Jorge Cardenas, biologist
Jorge graduated in 2007 from San Diego State University with a major in biology and minor in chemistry. He has always been passionate about animals, living on Animal Planet and National Geographic channels while growing up. In 2008 he went to South Africa where he helped radio-collar animals and worked on reserve management.
He earned his Level 1 Field Guide Association of South Africa before coming back to the States where he worked as a video technician. In 2013, he headed to the Pantanal to see and photograph Jaguars and in January 2014 he spent two months in Chile tracking and studying Pumas. He is on a mission to see and study all of the big cats of the world and plans to go to Siberia in the near future to see Siberian Tigers.
Jorge and I met in the middle of the Brazilian Jungle where he was working as a guide and researching jaguars. He agreed to join WSW's team as a photographer and he also gives us precious advice when we visit sanctuaries/projects as to whether the enclosures are big enough, the animals' diets are appropriate etc.
Lovisa Cullheim, contributing journalist
Lovisa has a bachelor degree in journalism and has worked at a local newspaper in Stockholm, at SVT as a researcher, and as a web editor and reporter for a culture show. She has also worked as a translator from English to Swedish at a firm in Stockholm, has studied some literature and co-written a play! Last year, she decided to act on a childhood dream which was to study biology. Right now, she is on a sabbatical year and she felt like traveling and "doing something good hands on and seeing a new part of the world".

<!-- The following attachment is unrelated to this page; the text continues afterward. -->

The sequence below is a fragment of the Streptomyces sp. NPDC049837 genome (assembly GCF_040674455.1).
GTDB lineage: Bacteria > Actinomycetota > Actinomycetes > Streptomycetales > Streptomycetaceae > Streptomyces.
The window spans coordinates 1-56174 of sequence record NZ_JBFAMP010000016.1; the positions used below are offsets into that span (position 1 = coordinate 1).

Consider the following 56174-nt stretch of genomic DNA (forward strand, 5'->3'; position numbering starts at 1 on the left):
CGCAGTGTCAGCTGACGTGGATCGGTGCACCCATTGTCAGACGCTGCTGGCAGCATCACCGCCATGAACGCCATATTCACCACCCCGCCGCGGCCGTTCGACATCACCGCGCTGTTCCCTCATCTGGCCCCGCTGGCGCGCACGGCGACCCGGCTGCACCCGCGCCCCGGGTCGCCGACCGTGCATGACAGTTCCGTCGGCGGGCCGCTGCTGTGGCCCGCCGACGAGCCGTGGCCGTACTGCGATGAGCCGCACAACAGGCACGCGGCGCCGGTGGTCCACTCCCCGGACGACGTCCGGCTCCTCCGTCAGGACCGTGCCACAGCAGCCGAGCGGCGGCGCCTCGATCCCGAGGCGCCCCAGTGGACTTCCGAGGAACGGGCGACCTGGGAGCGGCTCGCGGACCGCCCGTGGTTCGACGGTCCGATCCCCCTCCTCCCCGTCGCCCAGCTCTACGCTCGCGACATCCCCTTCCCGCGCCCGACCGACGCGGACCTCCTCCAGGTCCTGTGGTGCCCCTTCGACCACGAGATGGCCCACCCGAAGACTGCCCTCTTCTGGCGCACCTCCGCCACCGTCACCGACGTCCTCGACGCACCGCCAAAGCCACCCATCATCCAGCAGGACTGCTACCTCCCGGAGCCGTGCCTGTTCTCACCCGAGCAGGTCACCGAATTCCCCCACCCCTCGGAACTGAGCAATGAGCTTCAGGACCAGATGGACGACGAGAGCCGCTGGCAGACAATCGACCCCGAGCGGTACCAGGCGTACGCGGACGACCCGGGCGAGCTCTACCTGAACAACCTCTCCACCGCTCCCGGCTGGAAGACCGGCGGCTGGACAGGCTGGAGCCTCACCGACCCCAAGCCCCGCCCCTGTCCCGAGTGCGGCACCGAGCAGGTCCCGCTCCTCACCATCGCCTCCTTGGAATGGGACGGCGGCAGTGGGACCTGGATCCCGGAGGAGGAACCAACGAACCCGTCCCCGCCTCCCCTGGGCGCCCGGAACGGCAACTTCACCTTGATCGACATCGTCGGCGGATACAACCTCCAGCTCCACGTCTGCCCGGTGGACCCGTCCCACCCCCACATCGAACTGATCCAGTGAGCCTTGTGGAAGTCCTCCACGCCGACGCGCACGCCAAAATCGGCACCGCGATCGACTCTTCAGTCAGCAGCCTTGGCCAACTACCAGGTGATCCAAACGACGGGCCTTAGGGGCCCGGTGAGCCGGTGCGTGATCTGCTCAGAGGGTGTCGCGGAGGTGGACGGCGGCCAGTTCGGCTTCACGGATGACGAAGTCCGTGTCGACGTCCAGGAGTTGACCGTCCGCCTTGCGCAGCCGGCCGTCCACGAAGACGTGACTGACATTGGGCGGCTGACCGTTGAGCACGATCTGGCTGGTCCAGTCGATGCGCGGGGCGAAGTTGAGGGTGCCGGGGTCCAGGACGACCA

Lovisa has always loved nature and finds much happiness in being outside and in the company of animals. She wanted to know more about how to combine biology/nature/journalism and do something good for the environment in some way. So she contacted WSW and we got her on board!
Lovisa spent three months at Mark Johnson's wolf sanctuary in Guffey, Colorado, and is writing articles about the place and about those mysterious, magnificent animals. As soon as the articles have been published they will also be posted on WSW's website.
Jessica Bloye, contributing photographer
Jessica is a first year veterinary student from Lancashire, England. She travels as much as possible in her spare time and documents her journeys through photography.
On her gap year she spent ten months at Riverside Wildlife Rehabilitation Centre where she formed close relationships with the chacma baboons and vervet monkeys.
This awakened a deep passion for rehabilitation and after she’s finished her degree she would love to carry on volunteering in rehabilitation centres around the world.
Jessica and I met at Riverside in 2014 and I was immediately impressed with her photography skills and talent, as well as her nurturing nature, and I am happy and proud that she was generous enough to allow Africa Geographic to use some of her amazing pictures to illustrate my article on the monkeys rehabilitation center. Thank you Jessica!